The High Court of Bombay
recently ruled thatPrivate medical practitioners who decided to keep their clinic open during the Covid-19 pandemic would “not be eligible for the Rs. 50 lakh compensation under the Pradhan Mantri Garib Kalyan Package (PMGKP)
if they succumbed to the virus unless they were specifically assigned to treat Covid-19 patients”.
A petition filed for compensation for her husands death due to Covid-19 virus was rejected by the bench of Justices Sharukh Kathawalla and Riyaz Chagla. The wife’s claim was rejected by New India Assurance Company on September 2020.
The Court noted, “Considering that Dr Surgade's services were not requisitioned as mandated under the Scheme, we are unable to extend the applicability of the Scheme to persons who fall outside the ambit thereof"
The wife, Surgade submitted to the Curt that her deceased husband received a notice from the Navi Mumbai Municipal Corporation (NMMC) commissioner, instructing him to open the dispensary he had and if he didn’t co-operate he would be prosecuted under section 188 (disobeying orders a public servant's orders) of the Indian Penal Code. It was claimed that the husband had to forcefully open his clinic to treat patients including those suffering from Covid-19 , because of which he contracted the virus and died June 10 of last year.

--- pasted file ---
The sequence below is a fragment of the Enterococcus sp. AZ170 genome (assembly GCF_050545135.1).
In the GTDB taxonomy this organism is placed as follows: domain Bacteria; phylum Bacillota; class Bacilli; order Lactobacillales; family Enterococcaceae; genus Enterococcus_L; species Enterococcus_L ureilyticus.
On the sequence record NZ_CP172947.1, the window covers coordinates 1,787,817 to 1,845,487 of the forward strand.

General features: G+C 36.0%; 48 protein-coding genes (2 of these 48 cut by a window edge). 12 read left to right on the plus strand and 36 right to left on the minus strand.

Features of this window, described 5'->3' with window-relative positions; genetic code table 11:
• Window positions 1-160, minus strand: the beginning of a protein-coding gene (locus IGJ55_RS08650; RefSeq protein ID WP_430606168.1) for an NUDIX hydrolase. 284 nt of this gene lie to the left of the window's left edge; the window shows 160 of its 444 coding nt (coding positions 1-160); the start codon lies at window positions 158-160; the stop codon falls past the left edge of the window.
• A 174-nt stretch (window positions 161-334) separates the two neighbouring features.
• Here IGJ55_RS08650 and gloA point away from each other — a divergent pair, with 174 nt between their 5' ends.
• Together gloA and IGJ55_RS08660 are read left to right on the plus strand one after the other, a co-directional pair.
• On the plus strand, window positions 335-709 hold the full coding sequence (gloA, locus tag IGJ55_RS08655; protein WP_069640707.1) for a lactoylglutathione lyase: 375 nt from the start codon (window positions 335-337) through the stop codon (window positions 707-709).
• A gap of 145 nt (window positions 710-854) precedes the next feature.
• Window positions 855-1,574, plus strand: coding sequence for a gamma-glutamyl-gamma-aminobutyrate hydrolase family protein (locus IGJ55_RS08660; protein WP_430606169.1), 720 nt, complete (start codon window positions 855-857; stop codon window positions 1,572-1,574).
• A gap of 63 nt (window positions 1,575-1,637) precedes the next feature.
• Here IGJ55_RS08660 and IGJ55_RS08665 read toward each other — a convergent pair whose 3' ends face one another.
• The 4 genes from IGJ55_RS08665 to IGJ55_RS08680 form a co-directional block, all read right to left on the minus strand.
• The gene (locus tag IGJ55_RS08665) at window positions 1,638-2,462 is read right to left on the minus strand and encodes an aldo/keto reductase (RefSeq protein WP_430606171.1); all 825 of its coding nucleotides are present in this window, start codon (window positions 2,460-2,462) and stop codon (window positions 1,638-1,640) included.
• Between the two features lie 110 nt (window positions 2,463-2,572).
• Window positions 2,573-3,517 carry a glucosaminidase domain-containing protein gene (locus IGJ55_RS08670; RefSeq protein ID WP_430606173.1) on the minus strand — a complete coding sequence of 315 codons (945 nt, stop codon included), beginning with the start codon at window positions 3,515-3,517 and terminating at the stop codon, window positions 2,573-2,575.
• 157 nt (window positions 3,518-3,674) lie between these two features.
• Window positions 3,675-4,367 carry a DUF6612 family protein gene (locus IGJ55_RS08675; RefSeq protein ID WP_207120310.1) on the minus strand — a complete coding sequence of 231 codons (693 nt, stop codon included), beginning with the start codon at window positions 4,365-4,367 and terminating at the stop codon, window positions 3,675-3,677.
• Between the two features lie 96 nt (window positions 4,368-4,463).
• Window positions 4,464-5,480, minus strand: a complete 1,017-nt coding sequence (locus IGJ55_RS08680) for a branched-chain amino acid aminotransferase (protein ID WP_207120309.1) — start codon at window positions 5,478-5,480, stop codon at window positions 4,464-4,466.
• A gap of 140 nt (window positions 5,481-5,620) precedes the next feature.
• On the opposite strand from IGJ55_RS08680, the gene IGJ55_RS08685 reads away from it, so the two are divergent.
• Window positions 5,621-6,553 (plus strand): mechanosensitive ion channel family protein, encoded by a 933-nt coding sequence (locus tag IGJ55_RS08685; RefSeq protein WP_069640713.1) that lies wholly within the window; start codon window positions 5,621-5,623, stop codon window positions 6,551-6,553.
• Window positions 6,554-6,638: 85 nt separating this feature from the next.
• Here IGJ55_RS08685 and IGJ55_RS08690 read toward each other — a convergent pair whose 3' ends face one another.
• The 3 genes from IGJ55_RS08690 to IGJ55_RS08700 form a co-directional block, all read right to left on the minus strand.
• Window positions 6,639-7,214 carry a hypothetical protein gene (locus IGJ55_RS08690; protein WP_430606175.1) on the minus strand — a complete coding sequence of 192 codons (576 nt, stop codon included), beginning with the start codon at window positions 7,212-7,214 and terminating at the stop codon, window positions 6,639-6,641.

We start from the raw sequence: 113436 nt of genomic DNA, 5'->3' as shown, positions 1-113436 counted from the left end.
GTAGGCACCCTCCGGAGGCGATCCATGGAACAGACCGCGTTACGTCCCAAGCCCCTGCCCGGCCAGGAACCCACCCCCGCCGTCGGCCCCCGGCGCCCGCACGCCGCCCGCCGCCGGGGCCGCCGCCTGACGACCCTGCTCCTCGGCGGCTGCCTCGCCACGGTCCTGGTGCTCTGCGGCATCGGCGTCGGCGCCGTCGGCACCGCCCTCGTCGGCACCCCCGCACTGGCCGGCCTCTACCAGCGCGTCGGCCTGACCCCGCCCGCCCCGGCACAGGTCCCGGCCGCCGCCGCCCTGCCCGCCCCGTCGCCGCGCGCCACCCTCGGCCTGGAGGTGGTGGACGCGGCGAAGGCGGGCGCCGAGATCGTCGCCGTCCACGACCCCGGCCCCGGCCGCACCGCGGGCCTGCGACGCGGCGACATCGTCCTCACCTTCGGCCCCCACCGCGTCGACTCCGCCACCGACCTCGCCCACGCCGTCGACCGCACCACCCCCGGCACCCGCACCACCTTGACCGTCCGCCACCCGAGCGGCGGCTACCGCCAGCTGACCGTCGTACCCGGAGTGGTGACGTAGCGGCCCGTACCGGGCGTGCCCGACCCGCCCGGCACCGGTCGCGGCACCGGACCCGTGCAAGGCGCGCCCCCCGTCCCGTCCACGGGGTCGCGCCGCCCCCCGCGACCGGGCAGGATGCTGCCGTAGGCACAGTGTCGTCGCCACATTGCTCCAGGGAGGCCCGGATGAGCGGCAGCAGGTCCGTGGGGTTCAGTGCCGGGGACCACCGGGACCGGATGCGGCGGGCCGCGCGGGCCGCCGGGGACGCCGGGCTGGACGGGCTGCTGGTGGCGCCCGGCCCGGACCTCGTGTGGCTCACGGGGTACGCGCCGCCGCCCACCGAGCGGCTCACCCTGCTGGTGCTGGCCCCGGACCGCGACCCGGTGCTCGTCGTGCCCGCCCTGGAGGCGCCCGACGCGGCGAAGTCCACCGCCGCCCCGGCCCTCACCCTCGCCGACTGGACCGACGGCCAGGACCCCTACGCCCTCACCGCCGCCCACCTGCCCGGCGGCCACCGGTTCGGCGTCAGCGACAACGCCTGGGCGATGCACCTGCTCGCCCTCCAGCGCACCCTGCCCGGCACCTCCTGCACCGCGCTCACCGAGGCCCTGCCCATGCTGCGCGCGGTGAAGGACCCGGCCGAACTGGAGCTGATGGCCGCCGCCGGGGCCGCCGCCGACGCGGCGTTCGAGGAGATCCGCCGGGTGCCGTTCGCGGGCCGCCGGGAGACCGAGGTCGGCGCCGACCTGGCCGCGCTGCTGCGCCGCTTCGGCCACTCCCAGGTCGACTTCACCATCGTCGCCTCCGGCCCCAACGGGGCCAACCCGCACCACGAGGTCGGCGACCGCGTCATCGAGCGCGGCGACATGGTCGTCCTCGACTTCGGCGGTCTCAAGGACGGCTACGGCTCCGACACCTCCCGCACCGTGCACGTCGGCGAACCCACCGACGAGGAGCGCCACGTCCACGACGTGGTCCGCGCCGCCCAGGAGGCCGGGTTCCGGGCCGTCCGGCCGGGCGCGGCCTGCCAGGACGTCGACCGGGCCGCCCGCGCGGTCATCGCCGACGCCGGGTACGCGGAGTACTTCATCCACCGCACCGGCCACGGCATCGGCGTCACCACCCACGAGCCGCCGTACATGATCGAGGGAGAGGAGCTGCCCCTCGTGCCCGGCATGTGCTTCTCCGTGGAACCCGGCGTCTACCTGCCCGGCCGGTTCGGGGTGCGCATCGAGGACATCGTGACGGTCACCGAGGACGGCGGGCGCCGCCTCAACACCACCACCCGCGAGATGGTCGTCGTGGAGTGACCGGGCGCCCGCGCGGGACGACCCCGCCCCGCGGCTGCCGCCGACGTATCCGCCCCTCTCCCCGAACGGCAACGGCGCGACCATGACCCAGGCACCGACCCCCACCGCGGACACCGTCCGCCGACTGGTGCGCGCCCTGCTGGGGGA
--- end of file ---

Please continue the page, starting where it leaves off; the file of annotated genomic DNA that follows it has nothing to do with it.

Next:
The petitioner approached New India Assurance for securing compensation of Rs.50 lakhs in reference to the PMGKY scheme, which was rejected, hence she was now approaching the High Court.
It was pointed out that the scheme did not lay down any difference better private and government doctors. The Bench observed, “At the outset, we express our utmost sympathy to the Petitioner and her family and enormously respect the duties carried out by Dr. Surgade. However, for this Order, we will restrict ourselves to the lis before us viz. whether or not benefits of the Scheme can be extended to the case of Dr. Surgade”.
The Court added, “There is a difference betweenspecifically requisitioning/drafting services and directing private practitioners to not keep their clinic closed," the bench noted, adding, "The intent and object of the NMMC Notice was to encourage medical practitioners to keep open their dispensaries which were otherwise closed due to the fear of COVID-19. This notice did not mandate that the said dispensaries are to be kept open for COVID-19.”